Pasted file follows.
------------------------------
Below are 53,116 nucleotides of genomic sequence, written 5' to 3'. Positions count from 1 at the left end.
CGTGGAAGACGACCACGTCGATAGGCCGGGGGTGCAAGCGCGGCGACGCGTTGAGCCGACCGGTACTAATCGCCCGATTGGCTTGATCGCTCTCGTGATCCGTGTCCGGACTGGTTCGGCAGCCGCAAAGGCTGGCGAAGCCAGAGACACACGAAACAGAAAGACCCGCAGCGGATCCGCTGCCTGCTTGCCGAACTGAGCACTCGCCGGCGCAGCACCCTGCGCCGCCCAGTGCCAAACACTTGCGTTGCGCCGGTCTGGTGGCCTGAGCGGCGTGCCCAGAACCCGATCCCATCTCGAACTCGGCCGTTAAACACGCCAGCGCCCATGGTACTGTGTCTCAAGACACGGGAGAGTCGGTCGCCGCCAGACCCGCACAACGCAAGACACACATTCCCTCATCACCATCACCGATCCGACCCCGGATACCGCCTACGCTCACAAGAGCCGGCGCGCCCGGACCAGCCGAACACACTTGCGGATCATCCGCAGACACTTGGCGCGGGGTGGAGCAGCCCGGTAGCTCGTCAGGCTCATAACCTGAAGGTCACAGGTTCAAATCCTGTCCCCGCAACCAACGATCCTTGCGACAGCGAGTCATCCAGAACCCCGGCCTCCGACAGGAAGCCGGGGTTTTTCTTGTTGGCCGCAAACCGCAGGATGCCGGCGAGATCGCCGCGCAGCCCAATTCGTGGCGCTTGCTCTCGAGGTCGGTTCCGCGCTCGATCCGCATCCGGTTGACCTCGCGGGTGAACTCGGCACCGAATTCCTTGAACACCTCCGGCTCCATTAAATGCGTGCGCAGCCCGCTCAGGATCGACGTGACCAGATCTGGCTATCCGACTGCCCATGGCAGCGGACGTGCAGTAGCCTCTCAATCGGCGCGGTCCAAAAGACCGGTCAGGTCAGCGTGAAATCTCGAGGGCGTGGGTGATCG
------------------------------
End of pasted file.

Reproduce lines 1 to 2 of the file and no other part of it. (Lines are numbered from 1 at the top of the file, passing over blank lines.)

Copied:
Below are 53,116 nucleotides of genomic sequence, written 5' to 3'. Positions count from 1 at the left end.
CGTGGAAGACGACCACGTCGATAGGCCGGGGGTGCAAGCGCGGCGACGCGTTGAGCCGACCGGTACTAATCGCCCGATTGGCTTGATCGCTCTCGTGATCCGTGTCCGGACTGGTTCGGCAGCCGCAAAGGCTGGCGAAGCCAGAGACACACGAAACAGAAAGACCCGCAGCGGATCCGCTGCCTGCTTGCCGAACTGAGCACTCGCCGGCGCAGCACCCTGCGCCGCCCAGTGCCAAACACTTGCGTTGCGCCGGTCTGGTGGCCTGAGCGGCGTGCCCAGAACCCGATCCCATCTCGAACTCGGCCGTTAAACACGCCAGCGCCCATGGTACTGTGTCTCAAGACACGGGAGAGTCGGTCGCCGCCAGACCCGCACAACGCAAGACACACATTCCCTCATCACCATCACCGATCCGACCCCGGATACCGCCTACGCTCACAAGAGCCGGCGCGCCCGGACCAGCCGAACACACTTGCGGATCATCCGCAGACACTTGGCGCGGGGTGGAGCAGCCCGGTAGCTCGTCAGGCTCATAACCTGAAGGTCACAGGTTCAAATCCTGTCCCCGCAACCAACGATCCTTGCGACAGCGAGTCATCCAGAACCCCGGCCTCCGACAGGAAGCCGGGGTTTTTCTTGTTGGCCGCAAACCGCAGGATGCCGGCGAGATCGCCGCGCAGCCCAATTCGTGGCGCTTGCTCTCGAGGTCGGTTCCGCGCTCGATCCGCATCCGGTTGACCTCGCGGGTGAACTCGGCACCGAATTCCTTGAACACCTCCGGCTCCATTAAATGCGTGCGCAGCCCGCTCAGGATCGACGTGACCAGATCTGGCTATCCGACTGCCCATGGCAGCGGACGTGCAGTAGCCTCTCAATCGGCGCGGTCCAAAAGACCGGTCAGGTCAGCGTGAAATCTCGAGGGCGTGGGTGATCG